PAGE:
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Friday, December 12, 2008

Equality’s Mister Right goes

Reports suggest that Niall Crowley the head of the Equality has tendered his resignation in protest against budget cuts. The Equality Authority has a brief to ensure that fairness and transparency is applied int eh decision relating to gender, race, age, nationality, ethnicity, sexual orientation, disability, family status, membership of the Travelling Community. I understand where he’s coming from, if you are CEO of a new agency and have an agenda that may sometime see you in conflict with the government and then you see them tell you that you’re being decentralised to a building that isn’t wheelchair accessible in a town which has for years looked for a town council yet been refused and you’re the equality authority, well it’s time to ask yourself why bother who’s listening? Budget estimates plan to reduce Crowley’s budget by 43% in 2009.
The reality is that Crowley has been in conflict with government and in addition to being on the transfer list he has also been in the media as a result of decisions by his authority. Crowley has taken on golf clubs, bishops and publicans.
The move by Crowley also puts the spotlight back on the Green Party. Greens have always believed equality is one of their key issues. Despite this they don’t seem to have taken Crowley’s obvious recent discomfort seriously. Fine Gael are a party that are opposed to what they call quangos and would be happy to see less. Fianna Fail dislike bodies like the equality authority because they award cash to minorities so who will voice the opposition to this move? The reality is that private industry has no time for the dicisons relating to discrimination which the authority is responsible for,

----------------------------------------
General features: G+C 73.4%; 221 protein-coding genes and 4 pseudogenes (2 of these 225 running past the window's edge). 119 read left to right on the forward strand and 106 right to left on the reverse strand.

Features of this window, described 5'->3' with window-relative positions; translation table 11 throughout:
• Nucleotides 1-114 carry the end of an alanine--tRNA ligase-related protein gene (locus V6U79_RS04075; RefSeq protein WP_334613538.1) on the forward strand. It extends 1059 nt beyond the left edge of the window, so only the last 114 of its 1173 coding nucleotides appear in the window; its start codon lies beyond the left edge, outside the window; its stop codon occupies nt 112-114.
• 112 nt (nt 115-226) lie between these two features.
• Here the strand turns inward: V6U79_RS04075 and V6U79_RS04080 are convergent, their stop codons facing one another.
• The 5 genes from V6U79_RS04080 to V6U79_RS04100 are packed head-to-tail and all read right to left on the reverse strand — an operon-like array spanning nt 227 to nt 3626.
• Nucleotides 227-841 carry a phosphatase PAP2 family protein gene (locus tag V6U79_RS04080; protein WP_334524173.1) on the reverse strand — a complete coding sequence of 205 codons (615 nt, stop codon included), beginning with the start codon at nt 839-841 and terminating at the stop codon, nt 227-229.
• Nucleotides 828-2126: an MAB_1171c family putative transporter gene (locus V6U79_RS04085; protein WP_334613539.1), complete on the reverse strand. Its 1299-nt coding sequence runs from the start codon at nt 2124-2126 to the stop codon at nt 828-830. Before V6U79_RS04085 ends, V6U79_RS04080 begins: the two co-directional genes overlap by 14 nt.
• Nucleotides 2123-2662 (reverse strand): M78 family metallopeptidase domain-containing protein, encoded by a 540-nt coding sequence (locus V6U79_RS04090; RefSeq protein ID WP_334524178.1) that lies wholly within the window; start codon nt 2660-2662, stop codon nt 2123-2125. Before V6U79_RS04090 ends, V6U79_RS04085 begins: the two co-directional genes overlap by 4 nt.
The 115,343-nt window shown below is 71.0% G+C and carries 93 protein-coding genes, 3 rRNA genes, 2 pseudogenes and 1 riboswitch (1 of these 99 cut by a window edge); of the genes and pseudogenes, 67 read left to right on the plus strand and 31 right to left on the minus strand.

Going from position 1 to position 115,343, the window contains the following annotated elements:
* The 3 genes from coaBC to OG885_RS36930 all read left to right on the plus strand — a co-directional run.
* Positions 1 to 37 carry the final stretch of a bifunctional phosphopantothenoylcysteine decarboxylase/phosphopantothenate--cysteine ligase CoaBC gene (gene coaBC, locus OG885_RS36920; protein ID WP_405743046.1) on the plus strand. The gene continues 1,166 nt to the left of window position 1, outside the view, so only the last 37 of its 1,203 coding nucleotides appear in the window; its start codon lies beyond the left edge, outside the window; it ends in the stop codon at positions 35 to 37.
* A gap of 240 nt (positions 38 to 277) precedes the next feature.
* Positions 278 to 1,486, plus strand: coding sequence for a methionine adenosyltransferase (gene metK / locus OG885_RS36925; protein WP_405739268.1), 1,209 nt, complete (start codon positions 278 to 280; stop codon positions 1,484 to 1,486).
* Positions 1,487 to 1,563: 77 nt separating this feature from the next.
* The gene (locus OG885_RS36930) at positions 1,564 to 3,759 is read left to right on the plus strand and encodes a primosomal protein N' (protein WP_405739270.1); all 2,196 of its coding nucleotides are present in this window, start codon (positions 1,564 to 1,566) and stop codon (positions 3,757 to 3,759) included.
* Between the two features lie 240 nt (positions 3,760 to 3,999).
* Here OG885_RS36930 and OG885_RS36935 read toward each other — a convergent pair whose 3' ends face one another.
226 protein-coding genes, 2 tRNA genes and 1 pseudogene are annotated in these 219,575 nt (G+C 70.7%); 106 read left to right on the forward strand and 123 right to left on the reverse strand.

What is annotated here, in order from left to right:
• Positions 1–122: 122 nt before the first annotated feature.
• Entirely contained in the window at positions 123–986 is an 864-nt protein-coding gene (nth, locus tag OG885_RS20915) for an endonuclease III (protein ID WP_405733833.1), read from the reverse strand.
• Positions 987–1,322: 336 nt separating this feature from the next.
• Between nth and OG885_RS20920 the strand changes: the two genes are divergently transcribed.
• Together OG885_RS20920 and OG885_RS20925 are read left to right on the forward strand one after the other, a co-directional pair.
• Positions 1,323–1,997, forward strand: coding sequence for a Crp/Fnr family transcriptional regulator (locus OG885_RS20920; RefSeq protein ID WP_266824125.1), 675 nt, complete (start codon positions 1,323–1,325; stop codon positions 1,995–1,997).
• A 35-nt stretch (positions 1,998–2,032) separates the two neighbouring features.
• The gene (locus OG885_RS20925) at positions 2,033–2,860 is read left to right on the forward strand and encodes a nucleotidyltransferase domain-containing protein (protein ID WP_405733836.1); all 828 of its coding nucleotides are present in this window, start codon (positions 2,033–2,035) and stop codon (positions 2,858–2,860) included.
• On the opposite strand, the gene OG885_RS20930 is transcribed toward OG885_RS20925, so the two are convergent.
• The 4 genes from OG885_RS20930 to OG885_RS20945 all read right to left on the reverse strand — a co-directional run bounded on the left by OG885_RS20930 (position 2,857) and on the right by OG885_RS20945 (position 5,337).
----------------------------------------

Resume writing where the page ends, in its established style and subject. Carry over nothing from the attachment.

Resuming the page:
Of course FF & The Greens use the recession as a cover to move against the Equality Authority and presumably the focus will move on to the Human Rights Commission, a body set up by the 1998 Good Friday Agreement. This however fools few. We often hear about a bonfire of the quangos but the reality of the populist call is that there had to obviously be an initial need for these bodies and their work in the first place. Calls for their abolition usually come from people who’ve little experience of their work, unless of course you’re the m
Minister for Justice!